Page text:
This large book in portrait format is full of ideas to make being outside interesting and worth exploring. Organised in nine chapters, some of the activities are suitable for particular outdoor places : ‘In the woods’ , ‘On the street’ and ‘By the water’, for example. Other chapters home in on things to do in different weather conditions – ‘Sunny days’, ‘Rainy days’ and ‘Windy days’. Sometimes children, particularly those at the upper end of the suggested age range, will be able to follow the instructions for activities and creations themselves with a little adult help to get materials together. Making wind chimes following the stages set out under ‘Musical Airs’, ‘Rain Painting’, ‘Watch it Blow’ (making a wind sock), ‘Wild Photography’ and pressing flowers in the way shown in ‘Flower Power’ are all suitable for a child on their own or with a friend in the safety of the back garden. Some activities involve the use of tools that make adult supervision necessary and even planting bulbs needs some adult support (See ‘Ready, set, grow!’). The ‘Helper Bug’ signals that help is needed and when ‘Danger Bug’ is shown – extra careful supervision is essential.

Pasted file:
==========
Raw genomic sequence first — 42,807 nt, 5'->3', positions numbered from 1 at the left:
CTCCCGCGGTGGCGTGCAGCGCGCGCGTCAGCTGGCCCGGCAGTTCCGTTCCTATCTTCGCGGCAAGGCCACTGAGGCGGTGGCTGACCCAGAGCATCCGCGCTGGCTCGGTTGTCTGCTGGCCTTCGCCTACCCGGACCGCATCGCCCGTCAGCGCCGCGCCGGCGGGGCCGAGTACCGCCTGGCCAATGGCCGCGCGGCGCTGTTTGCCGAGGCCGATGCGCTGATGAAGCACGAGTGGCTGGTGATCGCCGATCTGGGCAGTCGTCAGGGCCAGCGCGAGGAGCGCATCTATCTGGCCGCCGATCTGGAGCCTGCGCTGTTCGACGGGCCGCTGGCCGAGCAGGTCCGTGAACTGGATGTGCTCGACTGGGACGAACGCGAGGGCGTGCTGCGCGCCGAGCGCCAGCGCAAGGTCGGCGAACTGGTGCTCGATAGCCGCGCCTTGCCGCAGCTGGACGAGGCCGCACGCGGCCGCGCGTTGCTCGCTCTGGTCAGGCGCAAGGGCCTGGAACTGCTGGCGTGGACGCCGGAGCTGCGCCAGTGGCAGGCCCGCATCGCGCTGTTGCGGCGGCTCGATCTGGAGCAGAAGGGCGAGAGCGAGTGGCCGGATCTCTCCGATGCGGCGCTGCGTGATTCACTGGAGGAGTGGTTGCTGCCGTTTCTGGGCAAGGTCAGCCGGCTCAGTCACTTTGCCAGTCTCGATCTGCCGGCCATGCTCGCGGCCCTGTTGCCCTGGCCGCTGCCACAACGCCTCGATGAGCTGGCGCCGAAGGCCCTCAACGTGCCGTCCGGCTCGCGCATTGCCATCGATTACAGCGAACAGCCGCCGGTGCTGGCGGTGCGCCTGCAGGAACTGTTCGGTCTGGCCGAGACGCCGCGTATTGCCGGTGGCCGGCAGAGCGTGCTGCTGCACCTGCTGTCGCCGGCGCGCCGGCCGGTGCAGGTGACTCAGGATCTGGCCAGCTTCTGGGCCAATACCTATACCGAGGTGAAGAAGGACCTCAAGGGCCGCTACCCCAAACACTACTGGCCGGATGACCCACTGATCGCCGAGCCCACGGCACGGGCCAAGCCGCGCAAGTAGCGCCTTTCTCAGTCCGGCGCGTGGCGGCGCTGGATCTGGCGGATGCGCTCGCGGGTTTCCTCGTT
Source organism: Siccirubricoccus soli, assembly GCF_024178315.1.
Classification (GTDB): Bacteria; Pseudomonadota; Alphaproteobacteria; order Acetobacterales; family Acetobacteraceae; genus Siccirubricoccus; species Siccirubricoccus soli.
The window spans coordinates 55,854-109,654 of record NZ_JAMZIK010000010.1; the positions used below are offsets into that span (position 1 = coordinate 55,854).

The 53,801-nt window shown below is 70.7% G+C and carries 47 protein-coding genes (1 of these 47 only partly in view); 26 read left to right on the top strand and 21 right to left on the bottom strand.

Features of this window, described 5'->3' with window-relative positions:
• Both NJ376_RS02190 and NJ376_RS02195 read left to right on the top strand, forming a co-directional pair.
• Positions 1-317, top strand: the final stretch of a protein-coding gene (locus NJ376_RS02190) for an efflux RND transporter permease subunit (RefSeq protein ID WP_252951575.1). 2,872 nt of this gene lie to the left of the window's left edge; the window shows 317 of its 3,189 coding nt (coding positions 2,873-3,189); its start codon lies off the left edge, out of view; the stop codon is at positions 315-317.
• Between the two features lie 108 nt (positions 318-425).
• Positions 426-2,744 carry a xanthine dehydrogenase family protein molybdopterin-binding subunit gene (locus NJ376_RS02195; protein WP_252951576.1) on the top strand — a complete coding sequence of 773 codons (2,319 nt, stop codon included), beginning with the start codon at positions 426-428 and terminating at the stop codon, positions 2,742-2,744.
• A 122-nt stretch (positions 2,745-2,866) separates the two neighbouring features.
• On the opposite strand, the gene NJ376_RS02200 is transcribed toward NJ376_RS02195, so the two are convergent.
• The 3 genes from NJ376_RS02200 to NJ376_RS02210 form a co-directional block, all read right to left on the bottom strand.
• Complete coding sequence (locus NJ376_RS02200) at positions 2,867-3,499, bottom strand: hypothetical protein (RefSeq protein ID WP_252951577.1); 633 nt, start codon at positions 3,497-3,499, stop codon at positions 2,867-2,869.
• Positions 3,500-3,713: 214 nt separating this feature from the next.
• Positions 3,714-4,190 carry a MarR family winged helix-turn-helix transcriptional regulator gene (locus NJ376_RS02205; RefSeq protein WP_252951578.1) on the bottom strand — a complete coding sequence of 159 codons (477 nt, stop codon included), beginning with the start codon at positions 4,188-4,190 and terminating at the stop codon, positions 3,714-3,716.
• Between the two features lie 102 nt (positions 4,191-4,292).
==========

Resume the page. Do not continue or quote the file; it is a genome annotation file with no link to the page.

Quite a few activities are appropriate for a family or school based project. Here I would include the idea for making an insect hotel (see ‘At the Bug Hotel’) where a structure needs to be created with crates or pallets. Pebbles, small logs and flowerpots are added to make an inviting habitat for insects which can then be studied. ‘Den building’, ‘Eco Art’ (including the lovely idea for an Autumn leaf chain), ‘The Secret Garden’, which involves creating a moth theatre after dark with a sheet and a light to attract the creatures, and the activities grouped under ‘Sun Time’ including making a sundial all involve careful planning and input from adults. Then there are exciting suggestions for group activities in open spaces like a park – see ‘On Your Marks’ about organising your own Olympics and ‘Park Life’ for instructions to do with and tree climbing
There is a sensible balance to be aimed at between allowing children to have fun and to learn from experience and making sure that enjoyable activities are also safe. There is advice here to get this balance right. This is a book which may spark keen interest in an aspect of nature or in creating a particular kind of art; the listed websites provide further information for young researchers.